The fellows who reported for News21 are: 

  • Butler University, Indianapolis, Indiana: Maddy Kline 
  • DePauw University, Greencastle, Indiana: Ian Brundige and Thomas Curdt
  • Elon University, Elon, North Carolina: Mackenzie Wilkes
  • Hofstra University, Nassau County, New York: Amudalat Ajasa
  • Kent State University, Kent, Ohio: Gina Butkovich 
  • Quinnipiac University, Hamden Connecticut: Emily DiSalvo and Jessica Simms 
  • St. Bonaventure University, Allegany, New York: Meghan Hall 
  • Syracuse University, Syracuse, New York: Domenica Orellana, Amanda Paule and Jessica Ruiz
  • University of Alabama, Tuscaloosa, Alabama: Ceara Burden
  • University of British Columbia, British Columbia, Canada: Priya Bhat 
  • University of Colorado-Boulder, Boulder, Colorado: Lauren Irwin, Robert Tann
  • University of Houston, Houston Texas: Sara Metz
  • University of Nebraska-Lincoln, Lincoln, Nebraska: Kylie Graham, Brenda Maytorena Lara and Natalie Saenz
  • University of Oklahoma, Norman, Oklahoma: Zhixuan Fan, Nancy Spears, Beth Wallis and Wendy Weitzel
  • University of Tennessee-Knoxville, Knoxville, Tennessee: Ashley Depew
  • Walter Cronkite School of Journalism and Mass Communication, Phoenix, Arizona: Jimmy Cloutier, Chase Hunter, Maya Leachman, Elliott McVeigh, Michael Patton, Emily Schmidt, Prince James Story, Zach Van Arsdale and Emma VandenEinde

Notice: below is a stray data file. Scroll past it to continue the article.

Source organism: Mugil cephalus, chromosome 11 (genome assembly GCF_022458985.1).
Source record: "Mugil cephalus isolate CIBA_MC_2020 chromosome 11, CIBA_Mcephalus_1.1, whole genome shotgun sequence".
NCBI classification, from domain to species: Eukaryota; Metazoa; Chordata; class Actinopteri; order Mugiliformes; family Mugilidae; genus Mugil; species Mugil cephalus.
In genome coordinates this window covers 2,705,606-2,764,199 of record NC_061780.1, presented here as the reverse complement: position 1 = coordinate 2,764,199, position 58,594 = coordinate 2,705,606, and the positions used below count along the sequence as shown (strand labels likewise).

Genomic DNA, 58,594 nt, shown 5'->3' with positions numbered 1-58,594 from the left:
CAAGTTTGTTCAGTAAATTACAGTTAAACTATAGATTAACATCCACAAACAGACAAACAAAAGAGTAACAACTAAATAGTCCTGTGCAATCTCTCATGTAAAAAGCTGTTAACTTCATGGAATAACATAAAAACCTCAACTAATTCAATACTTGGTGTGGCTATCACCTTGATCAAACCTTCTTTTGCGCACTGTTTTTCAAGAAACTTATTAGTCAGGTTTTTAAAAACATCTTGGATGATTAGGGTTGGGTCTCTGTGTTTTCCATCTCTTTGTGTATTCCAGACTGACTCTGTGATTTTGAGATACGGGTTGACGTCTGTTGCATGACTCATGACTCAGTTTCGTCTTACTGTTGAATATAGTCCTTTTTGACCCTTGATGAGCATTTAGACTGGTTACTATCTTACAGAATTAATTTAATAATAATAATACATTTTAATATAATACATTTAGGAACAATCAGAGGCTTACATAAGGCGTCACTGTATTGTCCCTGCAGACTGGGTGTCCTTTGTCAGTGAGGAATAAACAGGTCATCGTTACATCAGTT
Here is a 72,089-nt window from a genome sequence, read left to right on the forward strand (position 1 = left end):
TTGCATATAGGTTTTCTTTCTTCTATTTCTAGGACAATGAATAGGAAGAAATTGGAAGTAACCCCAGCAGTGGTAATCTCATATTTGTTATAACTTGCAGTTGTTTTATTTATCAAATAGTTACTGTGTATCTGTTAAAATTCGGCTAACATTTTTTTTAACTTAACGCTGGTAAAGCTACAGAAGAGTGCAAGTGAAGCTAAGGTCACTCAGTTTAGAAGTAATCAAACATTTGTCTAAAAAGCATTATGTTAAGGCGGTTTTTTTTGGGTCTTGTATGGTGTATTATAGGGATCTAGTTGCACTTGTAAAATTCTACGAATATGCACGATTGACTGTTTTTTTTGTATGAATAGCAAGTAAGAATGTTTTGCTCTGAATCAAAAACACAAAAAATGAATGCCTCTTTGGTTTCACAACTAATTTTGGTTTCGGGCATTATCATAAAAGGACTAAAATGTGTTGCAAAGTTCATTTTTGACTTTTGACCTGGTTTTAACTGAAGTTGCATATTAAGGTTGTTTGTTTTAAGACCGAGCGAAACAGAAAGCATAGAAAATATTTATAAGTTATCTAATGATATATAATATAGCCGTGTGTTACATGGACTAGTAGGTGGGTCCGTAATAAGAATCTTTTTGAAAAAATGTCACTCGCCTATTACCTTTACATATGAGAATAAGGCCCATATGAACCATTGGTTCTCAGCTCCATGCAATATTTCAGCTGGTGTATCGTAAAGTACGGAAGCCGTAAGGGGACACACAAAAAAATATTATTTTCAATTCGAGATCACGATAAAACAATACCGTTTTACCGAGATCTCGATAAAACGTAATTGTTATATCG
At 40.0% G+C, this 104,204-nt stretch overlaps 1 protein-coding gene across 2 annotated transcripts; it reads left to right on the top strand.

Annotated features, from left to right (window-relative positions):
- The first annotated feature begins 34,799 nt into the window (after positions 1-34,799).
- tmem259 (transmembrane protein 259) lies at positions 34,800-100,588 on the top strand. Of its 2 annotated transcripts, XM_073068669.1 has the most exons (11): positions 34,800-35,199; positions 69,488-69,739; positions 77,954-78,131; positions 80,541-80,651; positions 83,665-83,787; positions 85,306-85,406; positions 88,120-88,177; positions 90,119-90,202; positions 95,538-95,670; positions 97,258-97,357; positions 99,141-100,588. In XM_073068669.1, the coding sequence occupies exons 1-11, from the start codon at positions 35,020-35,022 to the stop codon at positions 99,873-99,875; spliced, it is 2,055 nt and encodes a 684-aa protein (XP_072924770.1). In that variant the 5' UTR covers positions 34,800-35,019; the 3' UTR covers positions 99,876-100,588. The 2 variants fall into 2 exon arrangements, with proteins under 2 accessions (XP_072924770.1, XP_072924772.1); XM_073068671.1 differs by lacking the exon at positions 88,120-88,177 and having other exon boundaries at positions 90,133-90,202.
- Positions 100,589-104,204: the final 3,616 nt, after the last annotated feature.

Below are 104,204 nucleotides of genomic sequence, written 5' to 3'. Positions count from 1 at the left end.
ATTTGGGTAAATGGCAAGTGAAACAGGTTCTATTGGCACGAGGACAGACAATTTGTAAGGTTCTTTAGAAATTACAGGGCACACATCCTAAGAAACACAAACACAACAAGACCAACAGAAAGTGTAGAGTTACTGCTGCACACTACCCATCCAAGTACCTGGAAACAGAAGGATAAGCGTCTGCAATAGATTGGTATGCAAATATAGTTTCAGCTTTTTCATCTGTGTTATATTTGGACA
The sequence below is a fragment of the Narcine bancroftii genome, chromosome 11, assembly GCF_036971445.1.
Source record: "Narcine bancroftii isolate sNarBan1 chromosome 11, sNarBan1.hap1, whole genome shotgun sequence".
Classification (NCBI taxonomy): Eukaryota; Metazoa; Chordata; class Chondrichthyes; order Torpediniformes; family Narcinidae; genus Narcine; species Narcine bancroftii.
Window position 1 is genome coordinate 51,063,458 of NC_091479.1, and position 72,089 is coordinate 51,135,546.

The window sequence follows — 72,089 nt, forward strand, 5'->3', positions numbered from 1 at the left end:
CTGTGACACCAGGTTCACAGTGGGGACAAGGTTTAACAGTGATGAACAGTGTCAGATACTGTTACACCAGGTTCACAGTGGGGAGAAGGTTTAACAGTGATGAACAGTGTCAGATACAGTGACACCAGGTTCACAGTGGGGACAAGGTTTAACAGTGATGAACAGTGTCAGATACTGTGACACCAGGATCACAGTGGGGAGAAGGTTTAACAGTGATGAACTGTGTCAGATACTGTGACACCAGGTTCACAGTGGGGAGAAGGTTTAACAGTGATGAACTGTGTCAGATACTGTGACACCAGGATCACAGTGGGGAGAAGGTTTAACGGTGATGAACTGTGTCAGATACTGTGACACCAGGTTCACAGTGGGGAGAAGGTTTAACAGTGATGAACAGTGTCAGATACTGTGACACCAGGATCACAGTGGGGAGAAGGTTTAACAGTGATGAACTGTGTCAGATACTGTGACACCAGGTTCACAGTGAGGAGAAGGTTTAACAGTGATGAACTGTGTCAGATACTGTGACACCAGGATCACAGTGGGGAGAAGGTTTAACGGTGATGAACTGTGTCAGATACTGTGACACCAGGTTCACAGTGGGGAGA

• West Virginia University, Magnolia County, West Virginia: Maxwell Shavers

John S. and James L. Knight Foundation: The Knight Foundation supports transformational ideas that promote quality journalism, advance media innovation, engage communities and foster the arts. We believe that democracy thrives when people and communities are informed and engaged. For more, visit

Carnegie Corporation of New York: The Carnegie Corporation of New York, which was established by Andrew Carnegie in 1911 “to promote the advancement and diffusion of knowledge and understanding,” is one of the oldest, largest and most influential American grant-making foundations. The foundation makes grants to promote international peace and to advance education and knowledge.

Inasmuch Foundation (formerly Ethics and Excellence in Journalism Foundation): The Inasmuch Foundation, headquartered in Oklahoma City, was founded by Edith Kinney Gaylord, the daughter of Daily Oklahoman Publisher E.K. Gaylord. Ms. Gaylord created the Inasmuch Foundation in 1982 for charitable, scientific and educational purposes.

Howard G. Buffett Foundation: The Howard G. Buffett Foundation has contributed more than $3.4 million to the Cronkite School in support of journalism students and special initiatives. Established in 1999, the foundation is one of the largest private charitable foundations in the United States whose mission is to catalyze transformational change to improve the standard of living and quality of life, particularly for the world’s most impoverished and marginalized populations.

By Alyssa Gomez